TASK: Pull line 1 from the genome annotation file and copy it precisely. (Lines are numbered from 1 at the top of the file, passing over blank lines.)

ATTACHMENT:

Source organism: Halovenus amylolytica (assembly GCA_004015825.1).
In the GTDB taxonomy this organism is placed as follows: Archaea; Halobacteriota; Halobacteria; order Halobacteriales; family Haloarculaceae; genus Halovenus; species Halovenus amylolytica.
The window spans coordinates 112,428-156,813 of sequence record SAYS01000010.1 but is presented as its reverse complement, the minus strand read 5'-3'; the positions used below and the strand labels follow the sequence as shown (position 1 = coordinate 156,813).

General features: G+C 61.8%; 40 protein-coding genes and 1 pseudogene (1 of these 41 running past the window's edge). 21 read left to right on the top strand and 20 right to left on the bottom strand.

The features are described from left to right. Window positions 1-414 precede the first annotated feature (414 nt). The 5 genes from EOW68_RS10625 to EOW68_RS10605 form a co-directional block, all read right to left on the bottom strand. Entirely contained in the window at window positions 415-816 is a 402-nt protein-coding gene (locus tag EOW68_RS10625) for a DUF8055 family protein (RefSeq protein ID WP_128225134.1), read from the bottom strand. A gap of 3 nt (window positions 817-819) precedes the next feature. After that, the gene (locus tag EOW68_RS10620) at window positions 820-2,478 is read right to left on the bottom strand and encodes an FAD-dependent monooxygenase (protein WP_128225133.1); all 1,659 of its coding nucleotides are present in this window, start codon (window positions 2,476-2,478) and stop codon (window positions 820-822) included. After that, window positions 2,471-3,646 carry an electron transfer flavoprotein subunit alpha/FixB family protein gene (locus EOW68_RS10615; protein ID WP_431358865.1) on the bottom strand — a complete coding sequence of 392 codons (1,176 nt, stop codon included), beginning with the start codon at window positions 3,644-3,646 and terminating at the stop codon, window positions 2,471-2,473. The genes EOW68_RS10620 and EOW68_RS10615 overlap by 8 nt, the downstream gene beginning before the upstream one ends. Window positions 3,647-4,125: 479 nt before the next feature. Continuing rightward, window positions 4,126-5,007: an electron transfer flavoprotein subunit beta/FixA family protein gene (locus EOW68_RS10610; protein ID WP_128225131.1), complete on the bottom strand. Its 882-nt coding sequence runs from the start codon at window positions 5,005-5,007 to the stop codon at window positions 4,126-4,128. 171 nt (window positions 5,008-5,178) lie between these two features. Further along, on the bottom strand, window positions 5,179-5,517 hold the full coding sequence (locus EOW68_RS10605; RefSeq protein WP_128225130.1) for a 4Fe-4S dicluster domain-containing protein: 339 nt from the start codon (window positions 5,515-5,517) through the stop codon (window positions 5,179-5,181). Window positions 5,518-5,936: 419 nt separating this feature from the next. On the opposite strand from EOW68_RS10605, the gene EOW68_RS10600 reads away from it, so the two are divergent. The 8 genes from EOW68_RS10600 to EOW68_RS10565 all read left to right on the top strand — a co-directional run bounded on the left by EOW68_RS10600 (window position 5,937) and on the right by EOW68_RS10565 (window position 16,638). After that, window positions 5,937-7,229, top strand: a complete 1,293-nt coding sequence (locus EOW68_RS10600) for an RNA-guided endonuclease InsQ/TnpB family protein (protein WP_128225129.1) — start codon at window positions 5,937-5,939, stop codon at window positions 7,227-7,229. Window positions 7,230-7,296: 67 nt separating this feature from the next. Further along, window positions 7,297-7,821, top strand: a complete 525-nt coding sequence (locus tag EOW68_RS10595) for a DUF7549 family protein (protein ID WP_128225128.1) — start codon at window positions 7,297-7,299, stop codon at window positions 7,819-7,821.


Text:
Source organism: Halovenus amylolytica (assembly GCA_004015825.1).